Defining Your Scope of Work

Scope of Work for Wedding Pros

Earlier on one of my webinars, I referred to the “Scope of Work” document that I used in my Wedding Planning + Design business. As promised, today I’m going to talk a little about what it is, why it’s important, and how you can use it in your wedding business.

Simplified, a Scope of Work document is a document that you provide to your client that specifies what services you will provide (deliverables), what when they will occur (milestones), and when the project/service will be complete (end date). It’s a critical document for several reasons. First and foremost, it clearly outlines for both you and your client the actual work that you are being paid to do, and when said work will take place. Today we’re going to focus on those two factors.
You may be thinking, but Mary, my services are clearly outlined in my website/package/brochure! Why do I need to go through them again?

It’s true, your client is probably aware of what your services are. They’ve seen a very general description on your website, and you’ve probably provided them with additional detail during the consultation or other meetings with them. However, the Scope of Work document is different. For me, this doc was always an opportunity for me to be really, really specific with what my services actually include. This helps me to manage my client’s expectations about what is/isn’t included and heads off any potential disagreements, dissatisfaction, or confusion.

Here’s the difference:

On my website, if I was offering Wedding Month Management, I probably said something like this:

If you’re keen to take on the planning of your wedding and are an organizational goddess, WMM services are perfect for you. You’ve done all of the hard work leading up to your big day – now we’re here to make sure that all of your carefully planned details go off without a hitch.

Pretty general. Now, once they contact me, I would send them my services package, which included more detail:

– Email and phone support prior to your wedding day (please see our office hours for more information)
– Access to your exclusive virtual workroom where you can store your contracts, inspiration images, send messages, track your to-do’s, and keep track of your appointments and meetings
– Your personalized Planning Book to complete and provide to your Coordinator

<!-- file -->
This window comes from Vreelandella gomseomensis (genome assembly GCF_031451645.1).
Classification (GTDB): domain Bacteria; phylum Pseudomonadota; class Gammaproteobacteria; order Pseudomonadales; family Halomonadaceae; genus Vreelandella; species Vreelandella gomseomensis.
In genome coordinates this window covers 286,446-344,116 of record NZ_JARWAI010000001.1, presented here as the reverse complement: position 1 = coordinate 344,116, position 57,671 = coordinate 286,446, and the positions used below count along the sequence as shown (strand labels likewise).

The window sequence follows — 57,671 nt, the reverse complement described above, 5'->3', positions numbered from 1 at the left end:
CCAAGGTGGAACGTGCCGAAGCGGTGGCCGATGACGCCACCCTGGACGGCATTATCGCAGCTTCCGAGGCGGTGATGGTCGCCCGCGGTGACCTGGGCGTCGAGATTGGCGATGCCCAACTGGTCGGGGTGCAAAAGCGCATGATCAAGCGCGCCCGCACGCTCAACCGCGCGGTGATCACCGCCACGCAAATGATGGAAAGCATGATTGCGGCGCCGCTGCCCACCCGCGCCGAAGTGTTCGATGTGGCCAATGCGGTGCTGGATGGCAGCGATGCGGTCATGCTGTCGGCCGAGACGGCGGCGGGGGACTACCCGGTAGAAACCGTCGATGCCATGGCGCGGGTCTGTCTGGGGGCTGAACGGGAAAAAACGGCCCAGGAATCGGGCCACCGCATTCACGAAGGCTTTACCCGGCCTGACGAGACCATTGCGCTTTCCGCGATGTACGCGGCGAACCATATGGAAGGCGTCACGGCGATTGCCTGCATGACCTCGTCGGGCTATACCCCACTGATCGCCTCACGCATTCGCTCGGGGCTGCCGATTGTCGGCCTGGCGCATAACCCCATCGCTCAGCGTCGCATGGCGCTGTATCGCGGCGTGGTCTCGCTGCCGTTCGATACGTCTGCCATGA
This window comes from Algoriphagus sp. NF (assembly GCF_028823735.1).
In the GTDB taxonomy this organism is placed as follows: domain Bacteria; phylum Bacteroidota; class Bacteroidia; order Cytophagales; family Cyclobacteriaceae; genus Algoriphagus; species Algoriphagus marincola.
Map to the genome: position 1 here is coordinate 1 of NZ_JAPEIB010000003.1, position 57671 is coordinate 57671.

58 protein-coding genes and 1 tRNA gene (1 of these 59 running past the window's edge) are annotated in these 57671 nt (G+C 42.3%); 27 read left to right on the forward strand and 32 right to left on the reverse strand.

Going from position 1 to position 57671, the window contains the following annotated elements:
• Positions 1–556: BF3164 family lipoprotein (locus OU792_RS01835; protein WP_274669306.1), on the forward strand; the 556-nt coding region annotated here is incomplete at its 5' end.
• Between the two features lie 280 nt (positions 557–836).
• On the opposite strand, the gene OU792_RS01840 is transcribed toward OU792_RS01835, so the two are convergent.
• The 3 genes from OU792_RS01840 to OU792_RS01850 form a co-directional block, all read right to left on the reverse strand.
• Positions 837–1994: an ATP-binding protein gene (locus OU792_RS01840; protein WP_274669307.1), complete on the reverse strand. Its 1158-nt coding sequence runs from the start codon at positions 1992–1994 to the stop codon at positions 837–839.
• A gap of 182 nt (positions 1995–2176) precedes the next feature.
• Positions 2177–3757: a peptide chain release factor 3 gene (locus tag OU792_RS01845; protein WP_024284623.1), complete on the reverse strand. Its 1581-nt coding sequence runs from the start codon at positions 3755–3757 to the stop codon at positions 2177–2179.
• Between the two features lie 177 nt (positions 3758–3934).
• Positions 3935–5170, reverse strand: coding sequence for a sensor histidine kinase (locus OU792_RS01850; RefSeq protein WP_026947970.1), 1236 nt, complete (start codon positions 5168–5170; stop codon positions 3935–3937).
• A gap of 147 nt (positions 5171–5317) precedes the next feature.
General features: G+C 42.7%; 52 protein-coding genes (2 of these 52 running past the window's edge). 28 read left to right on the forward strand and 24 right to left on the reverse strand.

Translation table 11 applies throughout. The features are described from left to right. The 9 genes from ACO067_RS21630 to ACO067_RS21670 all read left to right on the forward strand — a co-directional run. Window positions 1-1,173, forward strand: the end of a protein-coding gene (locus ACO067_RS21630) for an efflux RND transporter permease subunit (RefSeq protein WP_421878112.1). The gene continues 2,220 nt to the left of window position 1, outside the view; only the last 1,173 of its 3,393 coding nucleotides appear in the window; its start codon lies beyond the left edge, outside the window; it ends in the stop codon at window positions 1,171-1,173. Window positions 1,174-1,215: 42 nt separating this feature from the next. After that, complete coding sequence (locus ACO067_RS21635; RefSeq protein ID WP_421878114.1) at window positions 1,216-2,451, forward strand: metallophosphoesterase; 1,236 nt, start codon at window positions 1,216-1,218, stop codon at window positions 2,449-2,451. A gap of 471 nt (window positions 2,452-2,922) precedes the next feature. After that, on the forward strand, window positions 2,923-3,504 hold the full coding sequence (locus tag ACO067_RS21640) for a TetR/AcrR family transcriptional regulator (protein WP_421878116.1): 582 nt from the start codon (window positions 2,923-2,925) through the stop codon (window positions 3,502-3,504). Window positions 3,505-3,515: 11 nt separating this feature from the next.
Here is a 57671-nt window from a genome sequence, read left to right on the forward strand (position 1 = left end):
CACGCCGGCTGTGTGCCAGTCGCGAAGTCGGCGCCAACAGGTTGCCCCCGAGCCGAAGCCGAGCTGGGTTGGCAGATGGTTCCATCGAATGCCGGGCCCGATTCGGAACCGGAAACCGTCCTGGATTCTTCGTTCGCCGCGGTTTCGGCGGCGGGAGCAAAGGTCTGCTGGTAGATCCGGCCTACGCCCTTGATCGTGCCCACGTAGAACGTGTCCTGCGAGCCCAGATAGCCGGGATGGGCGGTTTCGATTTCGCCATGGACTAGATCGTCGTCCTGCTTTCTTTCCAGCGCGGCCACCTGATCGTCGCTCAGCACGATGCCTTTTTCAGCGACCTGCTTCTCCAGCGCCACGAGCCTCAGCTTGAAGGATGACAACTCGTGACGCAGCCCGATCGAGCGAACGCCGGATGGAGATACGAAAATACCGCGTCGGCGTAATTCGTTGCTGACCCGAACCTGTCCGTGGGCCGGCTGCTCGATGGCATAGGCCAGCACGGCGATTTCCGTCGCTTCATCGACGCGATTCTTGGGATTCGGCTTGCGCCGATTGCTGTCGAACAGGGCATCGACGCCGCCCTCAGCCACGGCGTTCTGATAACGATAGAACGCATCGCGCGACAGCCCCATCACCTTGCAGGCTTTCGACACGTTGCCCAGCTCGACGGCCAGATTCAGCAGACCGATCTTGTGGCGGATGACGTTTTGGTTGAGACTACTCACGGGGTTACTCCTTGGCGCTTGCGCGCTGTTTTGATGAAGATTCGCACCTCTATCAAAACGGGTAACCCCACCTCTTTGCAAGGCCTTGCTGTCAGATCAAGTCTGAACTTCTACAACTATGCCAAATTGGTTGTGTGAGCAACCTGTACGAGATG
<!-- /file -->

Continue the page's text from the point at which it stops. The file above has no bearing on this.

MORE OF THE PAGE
– Vendor confirmation
– Personalized wedding day production schedule & timeline
– Three 45-60 minute pre-wedding meetings with your Coordinator
– Rehearsal coordination (maximum 2 hours) (Coordinator & Assistant)
– Ceremony Coordination (maximum 1.5 hours) (Coordinator & Assistant)
– Cocktail & Reception Coordination (maximum 8 hours) (Coordinator & Assistant)
– Set-up & Tear-down Coordination (Coordinator & Assistant)

You can see, it’s a little more specific. I would probably add a little descriptive paragraph as well, outlining how the client can rest easy knowing that she/he has someone to look after the details of their wedding. But you get the point.

In a Scope of Work document, I get really detailed.

Unlimited email and phone support: Ongoing
– Emails will be responded to within 3 business days
– Phone calls will be accepted during regular office hours

Virtual Workroom: Within one week of signing the contract
– Includes login information and a brief guide on how to use your workroom with one week of signing the contract
– Messages posted on the virtual workroom will be responded to within 3 business days
– Meetings with your Coordinator will be entered into the Calendar for you

Vendor Confirmation: 2-4 weeks prior to the wedding
– Initial email introducing the Coordinator to the Vendor
– Email confirming arrival time, set-up time, onsite requirements, additional questions
– Email providing vendor with production schedule/ceremony schedule/reception timeline
– Follow-up email post-wedding to tie up any details

Production Schedule & Timeline: 2-4 weeks prior to the wedding